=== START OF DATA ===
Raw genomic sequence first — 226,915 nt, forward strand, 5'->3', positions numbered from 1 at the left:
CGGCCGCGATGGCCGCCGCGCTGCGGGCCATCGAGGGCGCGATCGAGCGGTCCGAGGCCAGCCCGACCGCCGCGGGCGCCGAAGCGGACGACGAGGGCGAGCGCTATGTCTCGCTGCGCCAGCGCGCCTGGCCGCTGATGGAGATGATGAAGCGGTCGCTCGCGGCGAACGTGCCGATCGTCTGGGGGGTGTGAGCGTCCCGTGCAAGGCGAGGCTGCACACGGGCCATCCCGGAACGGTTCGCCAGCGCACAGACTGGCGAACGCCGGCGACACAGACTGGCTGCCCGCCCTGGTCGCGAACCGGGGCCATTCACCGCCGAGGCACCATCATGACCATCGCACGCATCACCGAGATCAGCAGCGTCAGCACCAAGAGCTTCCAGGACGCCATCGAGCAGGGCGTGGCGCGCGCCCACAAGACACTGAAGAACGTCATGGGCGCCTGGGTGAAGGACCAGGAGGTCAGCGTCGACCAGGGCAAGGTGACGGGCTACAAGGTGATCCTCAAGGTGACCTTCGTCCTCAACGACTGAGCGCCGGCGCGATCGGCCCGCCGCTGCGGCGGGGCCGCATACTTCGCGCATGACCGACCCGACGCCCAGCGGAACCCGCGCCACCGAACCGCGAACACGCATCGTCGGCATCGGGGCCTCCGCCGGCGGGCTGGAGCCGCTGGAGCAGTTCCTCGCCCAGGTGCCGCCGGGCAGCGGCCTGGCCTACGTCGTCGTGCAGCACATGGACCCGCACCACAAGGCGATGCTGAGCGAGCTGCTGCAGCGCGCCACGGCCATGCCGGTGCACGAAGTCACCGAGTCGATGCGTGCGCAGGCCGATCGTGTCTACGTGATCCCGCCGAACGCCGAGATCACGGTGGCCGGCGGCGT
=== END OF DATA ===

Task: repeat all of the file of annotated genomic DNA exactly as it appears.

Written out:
Raw genomic sequence first — 226,915 nt, forward strand, 5'->3', positions numbered from 1 at the left:
CGGCCGCGATGGCCGCCGCGCTGCGGGCCATCGAGGGCGCGATCGAGCGGTCCGAGGCCAGCCCGACCGCCGCGGGCGCCGAAGCGGACGACGAGGGCGAGCGCTATGTCTCGCTGCGCCAGCGCGCCTGGCCGCTGATGGAGATGATGAAGCGGTCGCTCGCGGCGAACGTGCCGATCGTCTGGGGGGTGTGAGCGTCCCGTGCAAGGCGAGGCTGCACACGGGCCATCCCGGAACGGTTCGCCAGCGCACAGACTGGCGAACGCCGGCGACACAGACTGGCTGCCCGCCCTGGTCGCGAACCGGGGCCATTCACCGCCGAGGCACCATCATGACCATCGCACGCATCACCGAGATCAGCAGCGTCAGCACCAAGAGCTTCCAGGACGCCATCGAGCAGGGCGTGGCGCGCGCCCACAAGACACTGAAGAACGTCATGGGCGCCTGGGTGAAGGACCAGGAGGTCAGCGTCGACCAGGGCAAGGTGACGGGCTACAAGGTGATCCTCAAGGTGACCTTCGTCCTCAACGACTGAGCGCCGGCGCGATCGGCCCGCCGCTGCGGCGGGGCCGCATACTTCGCGCATGACCGACCCGACGCCCAGCGGAACCCGCGCCACCGAACCGCGAACACGCATCGTCGGCATCGGGGCCTCCGCCGGCGGGCTGGAGCCGCTGGAGCAGTTCCTCGCCCAGGTGCCGCCGGGCAGCGGCCTGGCCTACGTCGTCGTGCAGCACATGGACCCGCACCACAAGGCGATGCTGAGCGAGCTGCTGCAGCGCGCCACGGCCATGCCGGTGCACGAAGTCACCGAGTCGATGCGTGCGCAGGCCGATCGTGTCTACGTGATCCCGCCGAACGCCGAGATCACGGTGGCCGGCGGCGT